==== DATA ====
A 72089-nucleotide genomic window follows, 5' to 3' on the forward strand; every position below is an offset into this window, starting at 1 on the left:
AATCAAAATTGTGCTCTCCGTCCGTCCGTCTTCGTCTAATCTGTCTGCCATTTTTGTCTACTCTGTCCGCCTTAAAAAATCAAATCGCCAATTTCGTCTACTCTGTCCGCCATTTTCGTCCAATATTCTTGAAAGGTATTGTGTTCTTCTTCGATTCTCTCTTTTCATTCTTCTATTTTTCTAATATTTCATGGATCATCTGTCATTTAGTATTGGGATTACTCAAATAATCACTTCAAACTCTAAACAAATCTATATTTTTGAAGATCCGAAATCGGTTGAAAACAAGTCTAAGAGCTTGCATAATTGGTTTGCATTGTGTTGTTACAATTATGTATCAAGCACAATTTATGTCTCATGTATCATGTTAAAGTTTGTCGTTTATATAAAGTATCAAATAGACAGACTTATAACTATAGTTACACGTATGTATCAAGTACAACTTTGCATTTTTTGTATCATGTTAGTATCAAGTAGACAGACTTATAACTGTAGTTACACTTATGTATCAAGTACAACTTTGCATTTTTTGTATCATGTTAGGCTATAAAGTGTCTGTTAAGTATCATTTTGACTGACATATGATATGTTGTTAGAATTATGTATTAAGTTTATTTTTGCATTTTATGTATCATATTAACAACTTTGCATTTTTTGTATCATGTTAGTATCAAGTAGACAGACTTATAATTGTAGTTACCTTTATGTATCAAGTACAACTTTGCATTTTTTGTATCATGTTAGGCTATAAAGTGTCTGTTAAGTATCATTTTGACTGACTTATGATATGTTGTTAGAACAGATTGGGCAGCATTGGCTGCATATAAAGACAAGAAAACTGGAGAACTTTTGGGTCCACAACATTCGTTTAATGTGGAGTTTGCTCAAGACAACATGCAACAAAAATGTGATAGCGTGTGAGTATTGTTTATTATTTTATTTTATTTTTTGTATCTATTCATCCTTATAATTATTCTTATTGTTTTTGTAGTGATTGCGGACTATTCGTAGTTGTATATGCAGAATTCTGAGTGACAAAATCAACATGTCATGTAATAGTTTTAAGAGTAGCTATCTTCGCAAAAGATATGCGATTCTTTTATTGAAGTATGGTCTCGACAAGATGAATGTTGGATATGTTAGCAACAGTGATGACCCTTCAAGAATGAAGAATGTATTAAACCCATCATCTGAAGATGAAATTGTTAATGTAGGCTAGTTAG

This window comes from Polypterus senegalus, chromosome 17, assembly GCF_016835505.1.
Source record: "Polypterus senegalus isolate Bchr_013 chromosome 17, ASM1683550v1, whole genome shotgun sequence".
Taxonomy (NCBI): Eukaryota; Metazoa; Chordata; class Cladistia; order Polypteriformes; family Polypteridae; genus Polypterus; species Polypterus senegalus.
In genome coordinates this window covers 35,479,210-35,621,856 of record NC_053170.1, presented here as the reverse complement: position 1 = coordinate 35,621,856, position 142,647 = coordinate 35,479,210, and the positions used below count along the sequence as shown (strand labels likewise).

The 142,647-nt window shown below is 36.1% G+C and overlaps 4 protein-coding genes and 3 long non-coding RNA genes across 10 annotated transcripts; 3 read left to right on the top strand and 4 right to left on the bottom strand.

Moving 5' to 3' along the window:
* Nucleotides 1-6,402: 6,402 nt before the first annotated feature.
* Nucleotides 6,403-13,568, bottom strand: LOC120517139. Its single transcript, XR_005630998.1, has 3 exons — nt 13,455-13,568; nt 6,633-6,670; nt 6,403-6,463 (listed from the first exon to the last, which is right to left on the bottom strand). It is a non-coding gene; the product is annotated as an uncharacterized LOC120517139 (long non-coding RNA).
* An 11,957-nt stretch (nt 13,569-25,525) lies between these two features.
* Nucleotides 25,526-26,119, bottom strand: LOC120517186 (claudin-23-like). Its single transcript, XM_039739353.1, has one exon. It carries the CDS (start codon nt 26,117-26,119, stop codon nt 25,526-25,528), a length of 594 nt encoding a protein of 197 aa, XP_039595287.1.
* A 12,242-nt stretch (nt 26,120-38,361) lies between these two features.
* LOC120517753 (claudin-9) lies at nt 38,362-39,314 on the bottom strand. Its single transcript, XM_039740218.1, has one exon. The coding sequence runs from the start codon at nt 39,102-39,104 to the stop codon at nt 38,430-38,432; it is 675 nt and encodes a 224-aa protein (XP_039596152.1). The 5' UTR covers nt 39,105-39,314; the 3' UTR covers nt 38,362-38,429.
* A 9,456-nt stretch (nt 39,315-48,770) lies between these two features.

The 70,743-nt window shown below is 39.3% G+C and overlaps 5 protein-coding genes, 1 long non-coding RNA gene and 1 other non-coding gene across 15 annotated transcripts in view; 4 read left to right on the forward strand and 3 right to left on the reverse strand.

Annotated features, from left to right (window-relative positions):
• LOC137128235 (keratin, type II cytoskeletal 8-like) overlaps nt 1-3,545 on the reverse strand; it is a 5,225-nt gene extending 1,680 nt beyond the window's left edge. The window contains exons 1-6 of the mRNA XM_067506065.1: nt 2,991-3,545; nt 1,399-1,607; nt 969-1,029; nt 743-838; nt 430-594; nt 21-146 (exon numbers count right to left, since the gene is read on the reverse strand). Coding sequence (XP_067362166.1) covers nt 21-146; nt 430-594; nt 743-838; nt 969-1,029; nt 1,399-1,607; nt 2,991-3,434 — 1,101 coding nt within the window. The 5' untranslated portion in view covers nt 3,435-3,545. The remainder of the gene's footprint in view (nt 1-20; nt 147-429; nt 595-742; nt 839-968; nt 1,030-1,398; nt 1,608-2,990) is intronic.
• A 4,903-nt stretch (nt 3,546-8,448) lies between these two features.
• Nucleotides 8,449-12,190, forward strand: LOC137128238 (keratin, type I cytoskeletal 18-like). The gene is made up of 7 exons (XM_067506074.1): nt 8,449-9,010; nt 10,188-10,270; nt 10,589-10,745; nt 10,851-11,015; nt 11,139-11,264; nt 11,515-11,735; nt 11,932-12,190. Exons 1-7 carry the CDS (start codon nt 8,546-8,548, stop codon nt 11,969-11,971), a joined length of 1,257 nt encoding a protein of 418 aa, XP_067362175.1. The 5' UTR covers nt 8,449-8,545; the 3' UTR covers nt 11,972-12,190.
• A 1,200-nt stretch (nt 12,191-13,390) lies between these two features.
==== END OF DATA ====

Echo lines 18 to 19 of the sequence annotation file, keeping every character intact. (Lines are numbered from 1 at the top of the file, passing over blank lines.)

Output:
• LOC137128235 (keratin, type II cytoskeletal 8-like) overlaps nt 1-3,545 on the reverse strand; it is a 5,225-nt gene extending 1,680 nt beyond the window's left edge. The window contains exons 1-6 of the mRNA XM_067506065.1: nt 2,991-3,545; nt 1,399-1,607; nt 969-1,029; nt 743-838; nt 430-594; nt 21-146 (exon numbers count right to left, since the gene is read on the reverse strand). Coding sequence (XP_067362166.1) covers nt 21-146; nt 430-594; nt 743-838; nt 969-1,029; nt 1,399-1,607; nt 2,991-3,434 — 1,101 coding nt within the window. The 5' untranslated portion in view covers nt 3,435-3,545. The remainder of the gene's footprint in view (nt 1-20; nt 147-429; nt 595-742; nt 839-968; nt 1,030-1,398; nt 1,608-2,990) is intronic.
• A 4,903-nt stretch (nt 3,546-8,448) lies between these two features.